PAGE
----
Marybeth Hicks

Then again, Miss Ingraham offers perhaps the only reasonable response to such fads as holiday sweaters, internet dating, and mealtime house calls from Jehovah's Witnesses: A good laugh.

"The path from Florence Henderson to Snooki is a rocky one! It's a path that we should avoid, and help our children avoid, if at all possible. (If for no other reason than to stop the proliferation of the Snooki bump, I believe it is possible.)," Miss Ingraham offers.

"Of Thee I Zing" should make us realize that if we put today's American culture into a time capsule, we will all be a mortified when future generations discover the truth about us. That is, assuming they have regained some cultural decorum by then.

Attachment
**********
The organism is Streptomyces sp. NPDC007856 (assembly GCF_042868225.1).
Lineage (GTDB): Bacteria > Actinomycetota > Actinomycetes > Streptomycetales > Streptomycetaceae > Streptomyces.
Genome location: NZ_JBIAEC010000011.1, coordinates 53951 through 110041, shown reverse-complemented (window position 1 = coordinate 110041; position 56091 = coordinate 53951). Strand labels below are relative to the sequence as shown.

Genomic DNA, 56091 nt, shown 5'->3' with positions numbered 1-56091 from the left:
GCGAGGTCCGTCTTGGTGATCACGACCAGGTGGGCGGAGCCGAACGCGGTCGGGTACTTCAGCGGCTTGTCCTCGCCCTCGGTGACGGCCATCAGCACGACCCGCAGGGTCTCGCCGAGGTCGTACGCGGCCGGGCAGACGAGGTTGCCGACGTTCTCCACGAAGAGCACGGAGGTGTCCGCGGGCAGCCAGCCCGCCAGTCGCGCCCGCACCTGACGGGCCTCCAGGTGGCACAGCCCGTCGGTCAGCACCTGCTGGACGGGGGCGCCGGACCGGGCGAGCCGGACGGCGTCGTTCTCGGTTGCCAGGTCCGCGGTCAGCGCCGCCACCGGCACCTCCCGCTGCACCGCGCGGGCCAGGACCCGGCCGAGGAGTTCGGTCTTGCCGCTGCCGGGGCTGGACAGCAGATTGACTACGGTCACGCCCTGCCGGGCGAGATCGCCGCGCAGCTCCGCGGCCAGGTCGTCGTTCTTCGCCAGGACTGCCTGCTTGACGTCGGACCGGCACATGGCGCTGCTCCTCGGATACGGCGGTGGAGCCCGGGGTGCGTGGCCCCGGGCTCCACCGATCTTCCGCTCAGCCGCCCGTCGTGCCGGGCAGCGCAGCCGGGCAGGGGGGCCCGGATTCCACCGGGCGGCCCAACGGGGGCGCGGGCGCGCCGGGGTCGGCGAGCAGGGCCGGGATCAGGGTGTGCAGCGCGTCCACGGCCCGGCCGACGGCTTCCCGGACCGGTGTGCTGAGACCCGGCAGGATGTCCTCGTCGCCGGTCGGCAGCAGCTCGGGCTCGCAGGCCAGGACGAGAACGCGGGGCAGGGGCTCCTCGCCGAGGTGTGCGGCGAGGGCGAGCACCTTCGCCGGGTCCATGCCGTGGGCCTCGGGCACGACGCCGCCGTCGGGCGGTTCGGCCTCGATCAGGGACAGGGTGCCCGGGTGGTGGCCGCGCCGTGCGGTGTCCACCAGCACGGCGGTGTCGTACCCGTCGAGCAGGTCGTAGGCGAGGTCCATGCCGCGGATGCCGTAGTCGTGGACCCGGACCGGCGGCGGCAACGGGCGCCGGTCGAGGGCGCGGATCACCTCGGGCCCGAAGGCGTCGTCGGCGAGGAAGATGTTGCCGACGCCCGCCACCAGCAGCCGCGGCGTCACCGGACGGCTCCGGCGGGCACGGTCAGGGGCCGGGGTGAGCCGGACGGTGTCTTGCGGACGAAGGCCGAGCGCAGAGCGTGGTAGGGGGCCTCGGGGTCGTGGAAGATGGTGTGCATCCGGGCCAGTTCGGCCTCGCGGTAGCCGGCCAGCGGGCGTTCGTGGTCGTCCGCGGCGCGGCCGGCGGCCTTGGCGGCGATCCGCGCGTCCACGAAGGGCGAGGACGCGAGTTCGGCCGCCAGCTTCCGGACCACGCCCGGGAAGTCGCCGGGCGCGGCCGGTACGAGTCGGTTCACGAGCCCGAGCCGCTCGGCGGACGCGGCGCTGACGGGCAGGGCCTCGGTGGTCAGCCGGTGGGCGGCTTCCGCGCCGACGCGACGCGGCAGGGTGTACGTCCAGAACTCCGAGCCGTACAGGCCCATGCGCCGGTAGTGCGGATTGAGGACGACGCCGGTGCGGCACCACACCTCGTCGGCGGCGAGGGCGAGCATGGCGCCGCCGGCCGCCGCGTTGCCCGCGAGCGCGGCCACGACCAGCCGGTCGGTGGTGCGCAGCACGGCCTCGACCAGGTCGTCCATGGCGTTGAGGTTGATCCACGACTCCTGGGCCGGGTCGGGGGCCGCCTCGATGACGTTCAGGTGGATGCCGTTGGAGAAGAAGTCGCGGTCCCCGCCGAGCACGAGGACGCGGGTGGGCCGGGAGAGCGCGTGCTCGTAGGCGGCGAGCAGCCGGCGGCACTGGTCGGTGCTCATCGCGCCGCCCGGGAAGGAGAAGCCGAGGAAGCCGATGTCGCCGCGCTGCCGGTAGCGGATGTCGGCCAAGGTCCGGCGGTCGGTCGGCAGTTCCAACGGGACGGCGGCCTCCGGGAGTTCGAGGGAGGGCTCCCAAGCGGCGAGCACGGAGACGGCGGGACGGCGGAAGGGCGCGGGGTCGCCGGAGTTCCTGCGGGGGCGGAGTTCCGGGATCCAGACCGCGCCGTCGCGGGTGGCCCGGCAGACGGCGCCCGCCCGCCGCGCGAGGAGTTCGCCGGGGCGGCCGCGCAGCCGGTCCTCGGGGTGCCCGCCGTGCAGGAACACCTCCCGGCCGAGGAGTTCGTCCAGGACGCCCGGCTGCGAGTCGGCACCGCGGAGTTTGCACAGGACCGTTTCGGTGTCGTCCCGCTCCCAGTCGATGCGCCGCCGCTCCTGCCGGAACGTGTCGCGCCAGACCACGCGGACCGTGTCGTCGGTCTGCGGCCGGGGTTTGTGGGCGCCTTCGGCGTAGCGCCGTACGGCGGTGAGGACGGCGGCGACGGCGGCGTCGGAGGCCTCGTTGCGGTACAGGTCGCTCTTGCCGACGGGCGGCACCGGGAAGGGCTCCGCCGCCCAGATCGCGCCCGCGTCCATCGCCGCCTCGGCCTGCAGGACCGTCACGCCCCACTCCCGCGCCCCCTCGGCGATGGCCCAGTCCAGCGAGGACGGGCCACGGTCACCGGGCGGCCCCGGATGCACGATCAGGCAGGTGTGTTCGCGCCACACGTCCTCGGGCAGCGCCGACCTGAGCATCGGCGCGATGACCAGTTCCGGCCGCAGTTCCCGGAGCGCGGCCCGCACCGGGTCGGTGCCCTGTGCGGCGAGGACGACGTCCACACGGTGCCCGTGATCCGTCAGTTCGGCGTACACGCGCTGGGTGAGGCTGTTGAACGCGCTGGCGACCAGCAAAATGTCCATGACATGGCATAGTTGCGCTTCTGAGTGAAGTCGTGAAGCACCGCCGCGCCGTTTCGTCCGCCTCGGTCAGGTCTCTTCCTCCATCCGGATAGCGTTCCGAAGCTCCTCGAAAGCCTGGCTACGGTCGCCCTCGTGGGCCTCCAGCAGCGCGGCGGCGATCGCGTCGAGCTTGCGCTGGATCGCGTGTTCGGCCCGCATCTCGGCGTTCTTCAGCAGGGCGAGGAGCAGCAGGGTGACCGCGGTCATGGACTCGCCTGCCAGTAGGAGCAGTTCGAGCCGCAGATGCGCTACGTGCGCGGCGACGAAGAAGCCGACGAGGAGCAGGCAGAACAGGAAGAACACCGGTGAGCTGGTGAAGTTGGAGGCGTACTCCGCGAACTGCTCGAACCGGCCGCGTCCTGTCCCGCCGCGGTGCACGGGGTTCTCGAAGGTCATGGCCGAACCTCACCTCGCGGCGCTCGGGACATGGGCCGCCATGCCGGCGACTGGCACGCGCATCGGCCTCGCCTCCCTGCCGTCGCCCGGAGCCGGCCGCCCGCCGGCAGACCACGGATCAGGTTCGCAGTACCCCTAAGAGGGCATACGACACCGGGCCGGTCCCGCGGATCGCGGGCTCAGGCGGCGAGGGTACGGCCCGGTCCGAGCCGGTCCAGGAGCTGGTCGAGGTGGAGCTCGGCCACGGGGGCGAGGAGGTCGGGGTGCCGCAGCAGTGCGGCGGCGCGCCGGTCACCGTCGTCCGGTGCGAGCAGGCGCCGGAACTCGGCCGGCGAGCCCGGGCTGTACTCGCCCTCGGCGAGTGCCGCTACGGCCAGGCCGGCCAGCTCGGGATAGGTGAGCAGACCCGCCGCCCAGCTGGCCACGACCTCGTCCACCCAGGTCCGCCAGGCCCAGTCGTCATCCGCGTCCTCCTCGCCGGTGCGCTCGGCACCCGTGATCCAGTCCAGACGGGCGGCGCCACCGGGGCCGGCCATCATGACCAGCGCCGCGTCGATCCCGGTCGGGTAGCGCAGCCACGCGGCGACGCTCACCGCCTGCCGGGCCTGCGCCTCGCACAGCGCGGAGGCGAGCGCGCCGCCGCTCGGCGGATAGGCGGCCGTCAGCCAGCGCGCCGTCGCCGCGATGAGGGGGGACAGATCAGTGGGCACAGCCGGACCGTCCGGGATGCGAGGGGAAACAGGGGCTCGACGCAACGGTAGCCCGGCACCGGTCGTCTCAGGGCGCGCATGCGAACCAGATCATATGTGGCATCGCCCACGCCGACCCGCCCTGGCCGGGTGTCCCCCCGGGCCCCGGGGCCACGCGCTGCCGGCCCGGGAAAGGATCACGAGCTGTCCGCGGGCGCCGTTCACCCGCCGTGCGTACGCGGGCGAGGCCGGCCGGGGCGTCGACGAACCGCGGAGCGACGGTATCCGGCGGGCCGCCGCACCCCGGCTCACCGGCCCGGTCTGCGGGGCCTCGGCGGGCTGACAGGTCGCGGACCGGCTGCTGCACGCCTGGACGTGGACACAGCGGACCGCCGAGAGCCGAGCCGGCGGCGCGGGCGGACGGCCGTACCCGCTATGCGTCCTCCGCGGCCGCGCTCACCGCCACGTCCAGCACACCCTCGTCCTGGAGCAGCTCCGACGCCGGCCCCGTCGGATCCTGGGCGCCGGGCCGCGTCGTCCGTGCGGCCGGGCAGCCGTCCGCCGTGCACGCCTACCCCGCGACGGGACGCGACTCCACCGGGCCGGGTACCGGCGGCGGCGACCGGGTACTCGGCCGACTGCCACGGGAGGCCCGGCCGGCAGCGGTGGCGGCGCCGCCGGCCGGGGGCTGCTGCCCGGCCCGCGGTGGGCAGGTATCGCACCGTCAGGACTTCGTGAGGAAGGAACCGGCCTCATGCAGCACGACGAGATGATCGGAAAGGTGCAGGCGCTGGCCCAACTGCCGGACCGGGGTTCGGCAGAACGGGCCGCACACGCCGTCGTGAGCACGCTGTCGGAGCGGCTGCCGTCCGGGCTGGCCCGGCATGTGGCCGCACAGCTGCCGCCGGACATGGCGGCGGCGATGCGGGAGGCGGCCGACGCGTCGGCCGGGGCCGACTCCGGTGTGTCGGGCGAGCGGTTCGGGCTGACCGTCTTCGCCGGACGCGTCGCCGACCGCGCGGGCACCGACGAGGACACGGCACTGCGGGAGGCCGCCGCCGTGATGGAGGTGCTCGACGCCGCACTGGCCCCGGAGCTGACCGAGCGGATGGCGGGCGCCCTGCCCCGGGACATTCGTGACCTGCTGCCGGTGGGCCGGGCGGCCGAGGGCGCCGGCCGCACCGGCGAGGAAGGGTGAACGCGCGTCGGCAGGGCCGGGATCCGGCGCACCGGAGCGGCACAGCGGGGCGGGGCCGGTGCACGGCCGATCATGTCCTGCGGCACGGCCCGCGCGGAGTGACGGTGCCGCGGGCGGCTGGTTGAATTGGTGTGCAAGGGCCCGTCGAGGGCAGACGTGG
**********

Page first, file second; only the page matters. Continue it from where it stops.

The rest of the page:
Perhaps in that distant, decorous future, our spray tans, invisible braces, sagging pants, flip flops at formal functions, blue jeans at funerals, and fascination with the likes of Charlie Sheen will be only the outdated trappings of a society that lost, for a time, its good breeding.

"Taken individually these cultural failings are not the end of civilization," Miss Ingraham says. "But taken as a whole they indicate that we have lost respect for our human dignity and are setting a truly tragic example for those who will follow us."

"We are better than this as a people, and so are our kids."


Marybeth Hicks

Marybeth Hicks is the author of Don't Let the Kids Drink the Kool-Aid: Confronting the Left's Assault on Our Families, Faith, and Freedom (Regnery Publishers, 2011).